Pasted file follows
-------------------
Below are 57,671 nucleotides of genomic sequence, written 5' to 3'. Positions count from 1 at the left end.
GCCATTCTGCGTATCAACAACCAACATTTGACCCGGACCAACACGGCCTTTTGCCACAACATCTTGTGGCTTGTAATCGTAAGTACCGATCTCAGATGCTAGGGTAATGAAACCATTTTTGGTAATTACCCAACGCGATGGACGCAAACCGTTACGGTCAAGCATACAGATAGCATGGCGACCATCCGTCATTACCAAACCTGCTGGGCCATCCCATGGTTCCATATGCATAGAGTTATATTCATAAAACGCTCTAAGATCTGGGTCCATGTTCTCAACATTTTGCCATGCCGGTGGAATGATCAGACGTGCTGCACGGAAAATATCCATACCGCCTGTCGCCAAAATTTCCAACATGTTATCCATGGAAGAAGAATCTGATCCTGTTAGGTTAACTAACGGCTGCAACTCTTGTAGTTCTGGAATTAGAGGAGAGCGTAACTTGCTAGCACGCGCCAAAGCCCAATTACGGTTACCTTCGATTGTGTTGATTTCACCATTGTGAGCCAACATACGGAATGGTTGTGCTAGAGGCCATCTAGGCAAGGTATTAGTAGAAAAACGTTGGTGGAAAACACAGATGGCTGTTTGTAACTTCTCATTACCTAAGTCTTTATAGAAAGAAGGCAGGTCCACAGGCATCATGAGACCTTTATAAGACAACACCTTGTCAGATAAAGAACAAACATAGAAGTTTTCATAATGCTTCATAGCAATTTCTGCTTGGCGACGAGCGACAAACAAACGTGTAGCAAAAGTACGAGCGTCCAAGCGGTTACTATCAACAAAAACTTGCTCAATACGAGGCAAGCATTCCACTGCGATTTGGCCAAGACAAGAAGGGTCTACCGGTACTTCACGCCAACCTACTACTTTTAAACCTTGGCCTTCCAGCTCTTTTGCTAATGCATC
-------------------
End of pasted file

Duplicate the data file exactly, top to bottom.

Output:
Below are 57,671 nucleotides of genomic sequence, written 5' to 3'. Positions count from 1 at the left end.
GCCATTCTGCGTATCAACAACCAACATTTGACCCGGACCAACACGGCCTTTTGCCACAACATCTTGTGGCTTGTAATCGTAAGTACCGATCTCAGATGCTAGGGTAATGAAACCATTTTTGGTAATTACCCAACGCGATGGACGCAAACCGTTACGGTCAAGCATACAGATAGCATGGCGACCATCCGTCATTACCAAACCTGCTGGGCCATCCCATGGTTCCATATGCATAGAGTTATATTCATAAAACGCTCTAAGATCTGGGTCCATGTTCTCAACATTTTGCCATGCCGGTGGAATGATCAGACGTGCTGCACGGAAAATATCCATACCGCCTGTCGCCAAAATTTCCAACATGTTATCCATGGAAGAAGAATCTGATCCTGTTAGGTTAACTAACGGCTGCAACTCTTGTAGTTCTGGAATTAGAGGAGAGCGTAACTTGCTAGCACGCGCCAAAGCCCAATTACGGTTACCTTCGATTGTGTTGATTTCACCATTGTGAGCCAACATACGGAATGGTTGTGCTAGAGGCCATCTAGGCAAGGTATTAGTAGAAAAACGTTGGTGGAAAACACAGATGGCTGTTTGTAACTTCTCATTACCTAAGTCTTTATAGAAAGAAGGCAGGTCCACAGGCATCATGAGACCTTTATAAGACAACACCTTGTCAGATAAAGAACAAACATAGAAGTTTTCATAATGCTTCATAGCAATTTCTGCTTGGCGACGAGCGACAAACAAACGTGTAGCAAAAGTACGAGCGTCCAAGCGGTTACTATCAACAAAAACTTGCTCAATACGAGGCAAGCATTCCACTGCGATTTGGCCAAGACAAGAAGGGTCTACCGGTACTTCACGCCAACCTACTACTTTTAAACCTTGGCCTTCCAGCTCTTTTGCTAATGCATC